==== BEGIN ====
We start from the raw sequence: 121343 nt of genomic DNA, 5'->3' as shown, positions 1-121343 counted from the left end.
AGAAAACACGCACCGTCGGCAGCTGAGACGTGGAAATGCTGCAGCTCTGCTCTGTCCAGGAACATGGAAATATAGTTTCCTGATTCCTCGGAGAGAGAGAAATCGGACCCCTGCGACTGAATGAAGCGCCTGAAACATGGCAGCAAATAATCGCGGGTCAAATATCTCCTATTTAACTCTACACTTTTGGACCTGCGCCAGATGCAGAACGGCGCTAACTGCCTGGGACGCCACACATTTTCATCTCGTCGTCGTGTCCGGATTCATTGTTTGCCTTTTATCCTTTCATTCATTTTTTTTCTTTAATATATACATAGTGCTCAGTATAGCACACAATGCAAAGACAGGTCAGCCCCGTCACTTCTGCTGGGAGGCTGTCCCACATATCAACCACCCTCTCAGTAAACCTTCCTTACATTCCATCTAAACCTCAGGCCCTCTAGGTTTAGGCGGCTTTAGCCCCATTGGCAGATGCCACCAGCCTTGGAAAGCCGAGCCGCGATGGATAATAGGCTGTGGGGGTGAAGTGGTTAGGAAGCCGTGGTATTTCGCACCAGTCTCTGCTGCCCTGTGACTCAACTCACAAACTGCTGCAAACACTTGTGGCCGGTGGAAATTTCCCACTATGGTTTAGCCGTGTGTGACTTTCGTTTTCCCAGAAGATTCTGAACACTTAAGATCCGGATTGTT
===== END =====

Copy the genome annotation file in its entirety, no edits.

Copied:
We start from the raw sequence: 121343 nt of genomic DNA, 5'->3' as shown, positions 1-121343 counted from the left end.
AGAAAACACGCACCGTCGGCAGCTGAGACGTGGAAATGCTGCAGCTCTGCTCTGTCCAGGAACATGGAAATATAGTTTCCTGATTCCTCGGAGAGAGAGAAATCGGACCCCTGCGACTGAATGAAGCGCCTGAAACATGGCAGCAAATAATCGCGGGTCAAATATCTCCTATTTAACTCTACACTTTTGGACCTGCGCCAGATGCAGAACGGCGCTAACTGCCTGGGACGCCACACATTTTCATCTCGTCGTCGTGTCCGGATTCATTGTTTGCCTTTTATCCTTTCATTCATTTTTTTTCTTTAATATATACATAGTGCTCAGTATAGCACACAATGCAAAGACAGGTCAGCCCCGTCACTTCTGCTGGGAGGCTGTCCCACATATCAACCACCCTCTCAGTAAACCTTCCTTACATTCCATCTAAACCTCAGGCCCTCTAGGTTTAGGCGGCTTTAGCCCCATTGGCAGATGCCACCAGCCTTGGAAAGCCGAGCCGCGATGGATAATAGGCTGTGGGGGTGAAGTGGTTAGGAAGCCGTGGTATTTCGCACCAGTCTCTGCTGCCCTGTGACTCAACTCACAAACTGCTGCAAACACTTGTGGCCGGTGGAAATTTCCCACTATGGTTTAGCCGTGTGTGACTTTCGTTTTCCCAGAAGATTCTGAACACTTAAGATCCGGATTGTT